Published in Molecules, researchers from the University of Parma analysed the phenolic compound make-up of the spearmint extract (Mentha spicata L.) branded as ‘Neumentix’ by Kemin Foods to be high in rosmarinic acid.
‘Widest phenolic characterisation’ to date
“The comprehensive evaluation of the sample allowed for the tentative identification of a total of 66 compounds, the widest phenolic characterisation of spearmint to date,” the researchers wrote.
“…The total amount of phenolic compounds was about 260 mg/g extract, which demonstrated that the spearmint extract is a matrix rich in phenolics.”
Rosmarinic acid derivatives and salvianolic acids were the most prominent – representing 88% and 5.6% of the total compounds respectively. Others identified included flavones, flavonols, lignans and organic acids.
Findings showed the spearmint extract had a particularly high concentration of rosmarinic acid – “approximately four-fold higher than the 4.6 mg/g reported for other water extracted spearmint lines.”
The researchers said the higher concentration was likely a result of selective-breeding techniques, but could also be a result of seasonal growth or extraction procedures.
‘Semi-quantified’ promising analysis
The researchers stressed that most phenolics found had not been fully quantified.
Of the 66 identified, only 12 had been quantified using comparison reference standards. The remaining 54 had been identified from comparing literature data to their mass spectral behaviour.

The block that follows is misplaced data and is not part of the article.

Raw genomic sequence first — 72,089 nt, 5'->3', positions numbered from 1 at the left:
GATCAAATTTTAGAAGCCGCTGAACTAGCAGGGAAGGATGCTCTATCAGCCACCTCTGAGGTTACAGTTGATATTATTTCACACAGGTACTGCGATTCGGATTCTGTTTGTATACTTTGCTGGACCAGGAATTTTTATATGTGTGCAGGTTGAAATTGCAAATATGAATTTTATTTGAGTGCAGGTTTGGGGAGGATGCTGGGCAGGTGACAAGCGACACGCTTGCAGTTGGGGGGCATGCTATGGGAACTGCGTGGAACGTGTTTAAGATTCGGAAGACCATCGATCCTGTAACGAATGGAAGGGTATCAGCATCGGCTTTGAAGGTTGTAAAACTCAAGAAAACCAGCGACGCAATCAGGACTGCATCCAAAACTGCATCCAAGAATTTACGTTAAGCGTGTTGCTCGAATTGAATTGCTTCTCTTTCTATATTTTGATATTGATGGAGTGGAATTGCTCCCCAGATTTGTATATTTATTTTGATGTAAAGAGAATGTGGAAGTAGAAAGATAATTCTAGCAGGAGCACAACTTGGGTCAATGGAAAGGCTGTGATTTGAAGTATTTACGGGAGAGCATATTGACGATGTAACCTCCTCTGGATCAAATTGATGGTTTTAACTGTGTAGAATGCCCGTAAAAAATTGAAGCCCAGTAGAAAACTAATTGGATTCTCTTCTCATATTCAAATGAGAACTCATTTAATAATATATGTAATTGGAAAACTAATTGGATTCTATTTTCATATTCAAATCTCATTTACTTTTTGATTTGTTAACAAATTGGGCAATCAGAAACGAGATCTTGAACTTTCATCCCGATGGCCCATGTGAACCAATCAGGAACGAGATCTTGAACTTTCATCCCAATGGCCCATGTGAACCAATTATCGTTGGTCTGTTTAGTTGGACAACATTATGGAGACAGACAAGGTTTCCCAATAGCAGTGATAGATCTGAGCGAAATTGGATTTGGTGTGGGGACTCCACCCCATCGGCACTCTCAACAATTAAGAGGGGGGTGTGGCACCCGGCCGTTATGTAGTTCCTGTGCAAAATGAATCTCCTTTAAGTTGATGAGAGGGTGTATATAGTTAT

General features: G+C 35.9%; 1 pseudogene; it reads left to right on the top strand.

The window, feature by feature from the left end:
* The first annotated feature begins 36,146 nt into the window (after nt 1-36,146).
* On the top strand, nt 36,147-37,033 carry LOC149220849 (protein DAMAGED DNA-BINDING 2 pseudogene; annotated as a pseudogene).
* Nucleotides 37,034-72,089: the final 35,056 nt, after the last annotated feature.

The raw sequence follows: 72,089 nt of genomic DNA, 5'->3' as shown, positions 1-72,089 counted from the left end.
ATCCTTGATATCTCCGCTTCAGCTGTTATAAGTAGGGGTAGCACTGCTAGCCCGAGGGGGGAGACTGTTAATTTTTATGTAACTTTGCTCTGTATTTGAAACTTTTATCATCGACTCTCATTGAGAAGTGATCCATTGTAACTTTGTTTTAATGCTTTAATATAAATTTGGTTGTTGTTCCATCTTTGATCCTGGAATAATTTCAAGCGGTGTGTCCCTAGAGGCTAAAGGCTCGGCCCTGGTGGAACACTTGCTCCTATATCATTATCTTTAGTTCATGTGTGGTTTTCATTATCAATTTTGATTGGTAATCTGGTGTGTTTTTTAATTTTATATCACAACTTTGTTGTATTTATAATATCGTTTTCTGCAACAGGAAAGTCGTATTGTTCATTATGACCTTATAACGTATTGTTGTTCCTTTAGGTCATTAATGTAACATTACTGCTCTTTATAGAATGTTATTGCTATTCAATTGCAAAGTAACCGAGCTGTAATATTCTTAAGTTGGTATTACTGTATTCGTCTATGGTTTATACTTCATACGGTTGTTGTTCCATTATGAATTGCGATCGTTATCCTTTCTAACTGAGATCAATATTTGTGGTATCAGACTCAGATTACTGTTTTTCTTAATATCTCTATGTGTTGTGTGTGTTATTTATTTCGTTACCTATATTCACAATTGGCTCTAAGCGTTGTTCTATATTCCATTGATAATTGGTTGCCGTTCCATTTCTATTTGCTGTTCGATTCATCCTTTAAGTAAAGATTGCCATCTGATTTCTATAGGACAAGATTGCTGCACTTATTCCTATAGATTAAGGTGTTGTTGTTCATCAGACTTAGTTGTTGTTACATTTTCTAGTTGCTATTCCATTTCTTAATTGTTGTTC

Therefore, they warned findings had to be considered as “semi-quantified”.
Still, they said the study had thrown up exciting possibilities for future extract analysis: “…These particularly sensitive techniques would allow testing of the authenticity of the product and assist when evaluating its biological and essential properties.”
The techniques, they said, could be “applied to other plant-derived food extracts and beverages containing a broad range of phytochemical compounds”.
Kemin, which launched the extract in 2014 and has focused on cognitive benefits, was equally enthusiastic about what the research method had been able to show. Kelli Herrlinger, principal scientist for the nutrition and health division at Kemin said: “Understanding the molecular profile of Neumentix was important in order for us to get at the underlying mechanisms of action responsible for the cognitive benefits we have observed clinically.”
Mass spectrometry – the method breakdown
For the polar compounds in the spearmint extract, the team used ultra-high performance liquid chromatography-electrospray ionization-mass spectrometry (UHPLC-ESI-MSn), analysing more than 200 mass spectrum outputs for each analytical replicate and experimental condition.
They also analysed the volatile compounds using a combination of two techniques: head space solid-phase microextraction (HS-SPME) and gas chromatography-mass spectrometry (GC-MS) technique.
With these, they measured the gas-chromatographic peaks and compared findings to those present in instrument libraries (NIST) and using the Linear Retention Index (RTI).
All volatile compounds identified (59) were semi-quantified using toluene as internal standard.
Ketones were the most prominent found in the fraction – making up around 32% of total volatile compounds, followed by terpenoids at 20%.
Published: August 3, 2016 doi: 10.3390/molecules21081007
“Phenolic and Volatile Composition of a Dry Spearmint (Mentha spicata L.) Extract”
Authors: M. Cirlini, P. Mena, M. Tassotti, KA. Herrlinger, KM. Nieman, C. Dall’Asta and D. Del Rio